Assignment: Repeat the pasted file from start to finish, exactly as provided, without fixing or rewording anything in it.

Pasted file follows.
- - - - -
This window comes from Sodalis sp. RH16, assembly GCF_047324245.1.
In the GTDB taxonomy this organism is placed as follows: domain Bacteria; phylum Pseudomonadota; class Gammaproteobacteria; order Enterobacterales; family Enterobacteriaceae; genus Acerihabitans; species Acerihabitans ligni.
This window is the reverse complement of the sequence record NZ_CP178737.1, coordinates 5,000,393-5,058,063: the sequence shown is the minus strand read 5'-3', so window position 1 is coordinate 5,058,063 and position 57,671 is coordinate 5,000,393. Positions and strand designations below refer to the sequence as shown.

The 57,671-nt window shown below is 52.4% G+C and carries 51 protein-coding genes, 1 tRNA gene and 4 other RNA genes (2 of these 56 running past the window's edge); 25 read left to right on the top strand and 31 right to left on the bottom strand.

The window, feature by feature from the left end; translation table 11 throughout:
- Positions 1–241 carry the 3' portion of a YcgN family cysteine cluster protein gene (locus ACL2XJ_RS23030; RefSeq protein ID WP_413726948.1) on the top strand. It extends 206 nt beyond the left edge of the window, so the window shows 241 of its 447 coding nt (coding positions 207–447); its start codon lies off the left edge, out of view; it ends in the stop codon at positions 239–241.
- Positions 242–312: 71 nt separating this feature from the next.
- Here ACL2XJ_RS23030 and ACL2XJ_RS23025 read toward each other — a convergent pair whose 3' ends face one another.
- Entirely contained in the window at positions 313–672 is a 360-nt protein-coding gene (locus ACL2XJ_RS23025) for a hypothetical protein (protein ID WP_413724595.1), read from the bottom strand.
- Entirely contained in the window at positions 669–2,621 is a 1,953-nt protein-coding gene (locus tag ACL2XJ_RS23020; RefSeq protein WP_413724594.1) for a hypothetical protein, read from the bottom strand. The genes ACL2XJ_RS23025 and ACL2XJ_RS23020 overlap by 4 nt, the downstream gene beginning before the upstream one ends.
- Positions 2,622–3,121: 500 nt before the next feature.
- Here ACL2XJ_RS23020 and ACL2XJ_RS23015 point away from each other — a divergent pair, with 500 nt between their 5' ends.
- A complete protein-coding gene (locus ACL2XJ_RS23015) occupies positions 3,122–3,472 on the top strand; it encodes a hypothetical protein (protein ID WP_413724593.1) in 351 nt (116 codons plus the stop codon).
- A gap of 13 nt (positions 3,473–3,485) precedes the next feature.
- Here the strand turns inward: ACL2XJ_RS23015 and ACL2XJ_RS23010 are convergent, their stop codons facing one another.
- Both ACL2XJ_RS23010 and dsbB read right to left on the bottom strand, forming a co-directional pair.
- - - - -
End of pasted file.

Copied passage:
This window comes from Sodalis sp. RH16, assembly GCF_047324245.1.
In the GTDB taxonomy this organism is placed as follows: domain Bacteria; phylum Pseudomonadota; class Gammaproteobacteria; order Enterobacterales; family Enterobacteriaceae; genus Acerihabitans; species Acerihabitans ligni.
This window is the reverse complement of the sequence record NZ_CP178737.1, coordinates 5,000,393-5,058,063: the sequence shown is the minus strand read 5'-3', so window position 1 is coordinate 5,058,063 and position 57,671 is coordinate 5,000,393. Positions and strand designations below refer to the sequence as shown.

The 57,671-nt window shown below is 52.4% G+C and carries 51 protein-coding genes, 1 tRNA gene and 4 other RNA genes (2 of these 56 running past the window's edge); 25 read left to right on the top strand and 31 right to left on the bottom strand.

The window, feature by feature from the left end; translation table 11 throughout:
- Positions 1–241 carry the 3' portion of a YcgN family cysteine cluster protein gene (locus ACL2XJ_RS23030; RefSeq protein ID WP_413726948.1) on the top strand. It extends 206 nt beyond the left edge of the window, so the window shows 241 of its 447 coding nt (coding positions 207–447); its start codon lies off the left edge, out of view; it ends in the stop codon at positions 239–241.
- Positions 242–312: 71 nt separating this feature from the next.
- Here ACL2XJ_RS23030 and ACL2XJ_RS23025 read toward each other — a convergent pair whose 3' ends face one another.
- Entirely contained in the window at positions 313–672 is a 360-nt protein-coding gene (locus ACL2XJ_RS23025) for a hypothetical protein (protein ID WP_413724595.1), read from the bottom strand.
- Entirely contained in the window at positions 669–2,621 is a 1,953-nt protein-coding gene (locus tag ACL2XJ_RS23020; RefSeq protein WP_413724594.1) for a hypothetical protein, read from the bottom strand. The genes ACL2XJ_RS23025 and ACL2XJ_RS23020 overlap by 4 nt, the downstream gene beginning before the upstream one ends.
- Positions 2,622–3,121: 500 nt before the next feature.
- Here ACL2XJ_RS23020 and ACL2XJ_RS23015 point away from each other — a divergent pair, with 500 nt between their 5' ends.
- A complete protein-coding gene (locus ACL2XJ_RS23015) occupies positions 3,122–3,472 on the top strand; it encodes a hypothetical protein (protein ID WP_413724593.1) in 351 nt (116 codons plus the stop codon).
- A gap of 13 nt (positions 3,473–3,485) precedes the next feature.
- Here the strand turns inward: ACL2XJ_RS23015 and ACL2XJ_RS23010 are convergent, their stop codons facing one another.
- Both ACL2XJ_RS23010 and dsbB read right to left on the bottom strand, forming a co-directional pair.